Matthew Jose

Director of Programs and Development


The cost of citizenship has been skyrocketing recently and there is no end in sight.  Starting December 23, 2016, the cost to submit an application for naturalization will rise 6.6% from $680 to a total of $725.  In addition, the cost to submit an application for a certificate of citizenship (available to children under 18 who derive citizenship from their parents) is rising 95% from $600 to a total of $1,170.

There is a fee waiver for the application, available to all applicants who receive means-tested benefits from the state or federal government or who live at or below 150% of the Federal Poverty Guidelines.  But the process to have a fee waiver accepted can be unwieldy and mystifying.

Project Citizenship exists as a direct services organization to make sure that eligible legal permanent residents are not priced out of citizenship.  75% of the applicants that apply with the help of Project Citizenship are eligible to have the application fee waived.  In 2016, Project Citizenship and its partners around New England are expected to help save applicants over $2,000,000 in application fees.

But, the hidden costs associated with citizenship can add up quickly for individuals and, especially, families.  Private attorneys and other associated immigration businesses charge hundreds of dollars for each application prepared.  Mailing and printing materials as well as the lost wages from missing work create additional costs.  In short, cost is a barrier to citizenship.

Project Citizenship charges no administrative, printing, mailing, or preparation fee for any services provided.  The mission is to provide access to high quality, free services to any and all eligible legal permanent residents who want to become U.S.  citizens.

Despite having entirely free services, Project Citizenship does not sacrifice quality.  With a roster of over 500 active and trained volunteers, more than half of whom are attorneys, Project Citizenship is able to provide quality legal services.  Each volunteer is supervised by the Project Citizenship staff, comprised of two attorneys and two Board of Immigration Appeals Accredited members. Everyone involved in Project Citizenship’s mission works to break down the cost barrier and allow more people to access the benefit of citizenship.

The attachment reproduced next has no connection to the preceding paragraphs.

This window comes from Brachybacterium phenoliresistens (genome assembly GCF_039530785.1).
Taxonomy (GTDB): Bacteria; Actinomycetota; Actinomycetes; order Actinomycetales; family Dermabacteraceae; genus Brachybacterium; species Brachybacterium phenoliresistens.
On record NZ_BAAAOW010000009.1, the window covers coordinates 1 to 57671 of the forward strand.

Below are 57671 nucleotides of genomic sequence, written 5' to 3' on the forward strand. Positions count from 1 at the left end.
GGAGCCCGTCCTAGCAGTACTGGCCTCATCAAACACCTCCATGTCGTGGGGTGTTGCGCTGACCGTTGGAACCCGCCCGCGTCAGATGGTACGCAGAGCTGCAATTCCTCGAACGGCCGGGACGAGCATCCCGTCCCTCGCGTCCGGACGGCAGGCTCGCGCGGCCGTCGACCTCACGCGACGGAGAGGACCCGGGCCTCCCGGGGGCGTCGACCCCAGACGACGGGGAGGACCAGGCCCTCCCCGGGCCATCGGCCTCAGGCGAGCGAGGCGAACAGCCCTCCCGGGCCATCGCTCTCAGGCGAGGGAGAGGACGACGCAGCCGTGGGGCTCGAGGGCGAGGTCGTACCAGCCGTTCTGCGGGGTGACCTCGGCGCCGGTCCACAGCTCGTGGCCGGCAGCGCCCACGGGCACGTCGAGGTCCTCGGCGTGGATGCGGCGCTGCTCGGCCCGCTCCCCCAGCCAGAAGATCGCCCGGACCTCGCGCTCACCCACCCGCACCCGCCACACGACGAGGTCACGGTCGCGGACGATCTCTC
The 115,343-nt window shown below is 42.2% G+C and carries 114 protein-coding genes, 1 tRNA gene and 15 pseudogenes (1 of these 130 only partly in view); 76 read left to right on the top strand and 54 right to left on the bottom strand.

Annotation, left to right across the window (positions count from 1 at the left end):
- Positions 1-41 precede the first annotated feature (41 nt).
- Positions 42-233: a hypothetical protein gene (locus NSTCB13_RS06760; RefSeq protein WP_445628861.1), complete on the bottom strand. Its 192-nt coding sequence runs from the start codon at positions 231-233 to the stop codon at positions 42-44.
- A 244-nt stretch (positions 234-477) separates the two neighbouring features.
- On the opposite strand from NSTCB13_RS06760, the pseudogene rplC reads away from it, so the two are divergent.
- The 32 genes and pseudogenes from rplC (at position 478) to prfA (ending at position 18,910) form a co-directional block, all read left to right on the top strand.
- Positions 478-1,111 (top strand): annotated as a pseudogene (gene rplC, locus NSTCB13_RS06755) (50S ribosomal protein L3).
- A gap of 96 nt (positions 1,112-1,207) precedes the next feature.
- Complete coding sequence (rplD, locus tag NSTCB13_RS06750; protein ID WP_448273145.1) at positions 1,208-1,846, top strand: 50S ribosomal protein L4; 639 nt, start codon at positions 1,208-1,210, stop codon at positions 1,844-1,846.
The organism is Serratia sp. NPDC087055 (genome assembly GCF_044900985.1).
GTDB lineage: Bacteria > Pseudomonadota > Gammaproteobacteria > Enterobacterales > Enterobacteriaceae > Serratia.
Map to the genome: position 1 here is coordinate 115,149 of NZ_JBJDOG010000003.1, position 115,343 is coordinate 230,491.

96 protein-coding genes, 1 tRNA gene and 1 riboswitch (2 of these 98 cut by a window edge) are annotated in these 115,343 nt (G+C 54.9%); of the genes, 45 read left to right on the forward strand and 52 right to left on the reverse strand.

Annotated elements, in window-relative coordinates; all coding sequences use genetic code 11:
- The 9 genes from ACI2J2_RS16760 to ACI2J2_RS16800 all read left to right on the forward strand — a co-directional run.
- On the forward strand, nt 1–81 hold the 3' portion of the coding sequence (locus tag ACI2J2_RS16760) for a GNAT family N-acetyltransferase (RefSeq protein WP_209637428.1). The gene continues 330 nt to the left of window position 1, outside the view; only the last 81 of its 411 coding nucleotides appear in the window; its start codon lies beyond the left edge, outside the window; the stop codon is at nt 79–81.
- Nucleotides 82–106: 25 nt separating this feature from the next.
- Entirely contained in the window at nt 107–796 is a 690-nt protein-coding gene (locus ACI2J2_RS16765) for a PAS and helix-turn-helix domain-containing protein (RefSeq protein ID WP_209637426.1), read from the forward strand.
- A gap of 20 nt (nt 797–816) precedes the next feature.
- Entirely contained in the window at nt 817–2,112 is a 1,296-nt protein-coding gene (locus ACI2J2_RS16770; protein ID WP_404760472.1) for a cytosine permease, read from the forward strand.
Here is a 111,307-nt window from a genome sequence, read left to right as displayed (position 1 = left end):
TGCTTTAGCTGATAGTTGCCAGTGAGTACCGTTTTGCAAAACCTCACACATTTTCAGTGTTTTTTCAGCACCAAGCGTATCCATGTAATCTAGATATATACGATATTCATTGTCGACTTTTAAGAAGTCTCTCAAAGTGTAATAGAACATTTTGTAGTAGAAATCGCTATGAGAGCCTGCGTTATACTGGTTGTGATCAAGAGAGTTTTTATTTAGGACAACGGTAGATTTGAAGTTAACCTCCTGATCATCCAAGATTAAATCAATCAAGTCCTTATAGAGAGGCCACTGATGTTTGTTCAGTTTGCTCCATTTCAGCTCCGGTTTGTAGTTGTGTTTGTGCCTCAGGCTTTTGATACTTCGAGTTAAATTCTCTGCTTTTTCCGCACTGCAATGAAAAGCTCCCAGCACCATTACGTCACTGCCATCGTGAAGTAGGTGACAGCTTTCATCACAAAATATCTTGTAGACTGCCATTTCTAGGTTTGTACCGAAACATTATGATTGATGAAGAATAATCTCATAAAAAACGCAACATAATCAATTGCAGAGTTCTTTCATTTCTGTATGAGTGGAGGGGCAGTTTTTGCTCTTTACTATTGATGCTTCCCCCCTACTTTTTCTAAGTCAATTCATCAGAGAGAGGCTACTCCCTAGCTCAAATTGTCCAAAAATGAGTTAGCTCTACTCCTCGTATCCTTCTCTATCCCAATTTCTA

While citizenship is not the only immigration benefit facing rising application costs, the increase in  costs disproportionately affect immigrants in a lower income class.  Nearly every form that the United States Citizenship and Immigration Services (USCIS) produces has a cost increase.  The foreign investor visa, for example, is rising 185% from $6,230 to $17,795.  The cost spike for foreign investors makes sense given that the immigration benefit is the ability to invest in the American economy.

But, Project Citizenship and its partners believe that the immigration benefits that come from citizenship should not be reserved for the wealthy and privileged.  They work to ensure that everyone who wants to become an American citizen has access to the necessary resources and are not priced out of the process.  Access to the right information and support is the key ingredient to help all eligible legal permanent residents become citizens.  As the price of citizenship goes up, Project Citizenship will continue to extend its services to as many people as possible.

The hope is that all those who want to become American citizens are able to find the necessary resources to take this step.  Project Citizenship and its partners want to be a resource to make sure that no one is priced out of this benefit.  In order to do this work, we must have the support of communities and stakeholders who agree with our mission.

Today, we are calling for all Americans to renew their commitment to citizenship.  You can do this by volunteering at a local organization that helps prepare citizenship applications, donate to Project Citizenship and its partners to support this work in New England, and begin conversations in your community around what it means to be an American citizen.

Skip to content